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Grace

BY MICHAEL REISIG –

Grace – now there’s an interesting word. It can be a person, an adjective, noun, a sense of being, a gift of spirit, a blessing, and more. It’s not just about fluid movement. In fact, it’s more about a state of mind.

Ralph Waldo Emerson once said, “Beauty without grace is the hook without bait,” and I’ll offer you a perfect example: I was doing a book signing in Wal-Mart the other day, and in the process, observing the myriad of people who were shopping. A young woman walked by who could have been truly attractive – she had the features and the figure to be eye-catching, but she moved without grace – there was no fluidness, no sense of poetry to her walk, and the gum she chewed so tenaciously purged the last of her dignity. She had never been given grace by example and consequently she had become a rose with bruised pedals.

Cats have an inherent grace. They intuitively understand, “cool.” Mark Twain had it right when he said, “If animals could speak, the dog would be a blundering outspoken fellow; but the cat would have the rare grace of never saying a word too much.”

Grace often manifests itself inside hospital cubicles, and before firing squads, when we come to terms with the final moments of our lives, but more importantly it should be an integral part of us long before we get to those places. Author Jerry Brown is known for a line that I really like: “Our worst days are never so bad that we are beyond the reach of God’s grace. And our best days are never so good that we are beyond the need of God’s grace.”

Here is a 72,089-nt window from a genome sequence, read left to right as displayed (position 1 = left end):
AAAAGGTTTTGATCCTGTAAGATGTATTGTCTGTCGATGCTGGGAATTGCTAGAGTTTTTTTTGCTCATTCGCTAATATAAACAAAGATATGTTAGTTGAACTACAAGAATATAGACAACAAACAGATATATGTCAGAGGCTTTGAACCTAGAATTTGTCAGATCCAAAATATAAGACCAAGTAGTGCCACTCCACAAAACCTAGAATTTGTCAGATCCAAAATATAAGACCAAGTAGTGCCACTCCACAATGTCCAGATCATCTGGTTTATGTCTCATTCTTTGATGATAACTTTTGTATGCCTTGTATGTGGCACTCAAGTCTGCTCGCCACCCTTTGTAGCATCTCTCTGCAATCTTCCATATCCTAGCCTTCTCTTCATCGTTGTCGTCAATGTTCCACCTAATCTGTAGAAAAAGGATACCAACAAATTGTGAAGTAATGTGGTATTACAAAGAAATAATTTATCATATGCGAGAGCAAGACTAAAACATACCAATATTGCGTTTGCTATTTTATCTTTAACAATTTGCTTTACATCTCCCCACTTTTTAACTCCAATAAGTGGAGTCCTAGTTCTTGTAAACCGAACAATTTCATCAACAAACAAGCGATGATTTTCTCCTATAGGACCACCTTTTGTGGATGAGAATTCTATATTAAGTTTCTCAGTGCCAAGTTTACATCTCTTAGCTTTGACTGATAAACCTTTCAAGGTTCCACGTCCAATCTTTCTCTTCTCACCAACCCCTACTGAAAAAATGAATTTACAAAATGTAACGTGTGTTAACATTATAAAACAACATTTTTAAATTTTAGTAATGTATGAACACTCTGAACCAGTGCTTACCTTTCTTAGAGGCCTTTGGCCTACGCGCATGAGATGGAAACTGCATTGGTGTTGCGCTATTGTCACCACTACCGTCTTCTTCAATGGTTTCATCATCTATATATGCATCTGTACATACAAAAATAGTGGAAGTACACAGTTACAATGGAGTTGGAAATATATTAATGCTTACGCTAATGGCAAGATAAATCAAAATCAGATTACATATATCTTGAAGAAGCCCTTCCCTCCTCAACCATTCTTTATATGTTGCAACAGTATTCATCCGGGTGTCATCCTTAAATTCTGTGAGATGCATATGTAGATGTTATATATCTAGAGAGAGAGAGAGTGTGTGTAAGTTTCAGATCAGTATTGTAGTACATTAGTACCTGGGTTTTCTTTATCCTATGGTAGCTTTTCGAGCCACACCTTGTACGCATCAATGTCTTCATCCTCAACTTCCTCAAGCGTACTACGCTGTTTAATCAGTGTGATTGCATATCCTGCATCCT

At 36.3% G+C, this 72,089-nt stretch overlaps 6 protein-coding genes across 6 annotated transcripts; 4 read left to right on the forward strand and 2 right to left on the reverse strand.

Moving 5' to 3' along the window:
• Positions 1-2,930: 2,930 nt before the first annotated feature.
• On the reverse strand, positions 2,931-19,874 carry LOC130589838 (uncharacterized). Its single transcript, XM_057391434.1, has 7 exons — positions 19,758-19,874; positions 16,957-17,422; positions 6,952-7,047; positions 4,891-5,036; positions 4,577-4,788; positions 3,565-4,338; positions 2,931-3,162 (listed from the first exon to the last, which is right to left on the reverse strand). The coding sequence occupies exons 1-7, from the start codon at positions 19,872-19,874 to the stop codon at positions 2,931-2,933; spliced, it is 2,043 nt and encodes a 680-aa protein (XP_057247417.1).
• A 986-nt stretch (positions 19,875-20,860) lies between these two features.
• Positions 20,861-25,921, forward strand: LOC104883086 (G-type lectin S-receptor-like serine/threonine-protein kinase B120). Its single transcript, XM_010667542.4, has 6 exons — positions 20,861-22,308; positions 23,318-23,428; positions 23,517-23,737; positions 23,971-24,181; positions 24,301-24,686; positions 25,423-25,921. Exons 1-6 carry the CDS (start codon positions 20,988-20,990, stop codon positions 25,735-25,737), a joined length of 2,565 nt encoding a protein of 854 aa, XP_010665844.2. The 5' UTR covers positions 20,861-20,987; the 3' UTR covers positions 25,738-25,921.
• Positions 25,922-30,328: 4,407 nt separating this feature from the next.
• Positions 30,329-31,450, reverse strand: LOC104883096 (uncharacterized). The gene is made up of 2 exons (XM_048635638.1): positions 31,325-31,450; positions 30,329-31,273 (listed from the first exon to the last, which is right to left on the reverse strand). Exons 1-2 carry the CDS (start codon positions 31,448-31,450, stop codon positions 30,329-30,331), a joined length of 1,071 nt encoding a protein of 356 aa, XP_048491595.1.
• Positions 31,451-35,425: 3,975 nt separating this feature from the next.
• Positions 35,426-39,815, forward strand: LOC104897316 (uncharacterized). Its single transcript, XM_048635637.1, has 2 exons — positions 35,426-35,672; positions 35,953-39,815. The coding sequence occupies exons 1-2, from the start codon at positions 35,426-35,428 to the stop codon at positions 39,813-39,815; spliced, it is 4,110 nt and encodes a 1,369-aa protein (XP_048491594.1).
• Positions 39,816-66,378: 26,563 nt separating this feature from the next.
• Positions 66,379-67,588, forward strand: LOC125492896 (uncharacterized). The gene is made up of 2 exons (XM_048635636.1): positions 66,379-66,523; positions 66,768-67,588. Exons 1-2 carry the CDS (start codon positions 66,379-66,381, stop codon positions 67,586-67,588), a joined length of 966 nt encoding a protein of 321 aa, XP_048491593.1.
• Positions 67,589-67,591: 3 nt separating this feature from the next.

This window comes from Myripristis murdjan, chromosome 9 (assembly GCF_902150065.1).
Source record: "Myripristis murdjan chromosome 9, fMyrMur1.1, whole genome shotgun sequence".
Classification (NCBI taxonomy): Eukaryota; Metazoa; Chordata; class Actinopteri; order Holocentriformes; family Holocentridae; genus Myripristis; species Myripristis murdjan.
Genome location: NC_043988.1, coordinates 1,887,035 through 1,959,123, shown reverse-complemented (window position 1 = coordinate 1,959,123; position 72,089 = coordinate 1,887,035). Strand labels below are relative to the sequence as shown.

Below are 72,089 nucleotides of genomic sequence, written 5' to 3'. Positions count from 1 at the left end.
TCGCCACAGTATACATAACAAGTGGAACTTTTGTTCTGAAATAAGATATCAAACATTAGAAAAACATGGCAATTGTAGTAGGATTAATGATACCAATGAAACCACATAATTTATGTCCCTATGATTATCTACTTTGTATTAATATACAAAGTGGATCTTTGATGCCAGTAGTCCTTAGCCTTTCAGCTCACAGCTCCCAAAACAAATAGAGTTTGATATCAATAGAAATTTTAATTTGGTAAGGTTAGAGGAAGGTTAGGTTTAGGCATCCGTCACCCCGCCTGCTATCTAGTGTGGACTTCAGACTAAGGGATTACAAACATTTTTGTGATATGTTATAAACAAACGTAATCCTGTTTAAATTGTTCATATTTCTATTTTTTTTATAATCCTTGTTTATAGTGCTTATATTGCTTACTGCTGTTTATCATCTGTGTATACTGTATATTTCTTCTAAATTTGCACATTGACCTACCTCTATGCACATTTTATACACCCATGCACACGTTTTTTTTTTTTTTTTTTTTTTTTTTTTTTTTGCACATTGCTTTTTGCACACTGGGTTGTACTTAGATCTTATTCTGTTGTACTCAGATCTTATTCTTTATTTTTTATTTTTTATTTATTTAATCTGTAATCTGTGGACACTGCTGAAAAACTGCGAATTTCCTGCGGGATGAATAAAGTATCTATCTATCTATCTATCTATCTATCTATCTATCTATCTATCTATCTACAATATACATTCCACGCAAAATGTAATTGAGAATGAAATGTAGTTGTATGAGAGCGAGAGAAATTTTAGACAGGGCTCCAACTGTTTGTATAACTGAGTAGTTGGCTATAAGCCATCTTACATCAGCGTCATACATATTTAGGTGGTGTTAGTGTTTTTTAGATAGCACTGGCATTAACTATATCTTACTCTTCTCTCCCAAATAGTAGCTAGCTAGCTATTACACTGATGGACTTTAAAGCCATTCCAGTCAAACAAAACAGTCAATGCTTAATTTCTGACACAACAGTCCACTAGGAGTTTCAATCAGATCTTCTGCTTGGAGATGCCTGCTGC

At some point in life we will all find ourselves the fool, and suffer the bitter taste of humiliation, but it’s courage and grace which allows us to wear that thorned crown for a short period then let it go without any serious wounds. If we’re fortunate, our grace increases with our years, even if our courage doesn’t. It’s the ability to give with dignity, as well as receive. And grace is not without power. There is grace in a well-drawn bow, and the thrust of a rapier, or the leap of a horse in full charge. There’s grace in a spinning back kick in karate, or the perfect hip throw in judo.

And most of all, grace is surrender – the willingness to accept that you are not the one with all the answers, that there is a power greater than your own, and allowing that power to infuse you and guide you. I am reminded of a quote by the author Steve Brown: “Not being changed by prayer is sort of like standing in the middle of a spring rain without getting wet. It’s hard to stand in the center of God’s acceptance and love without getting it all over you.”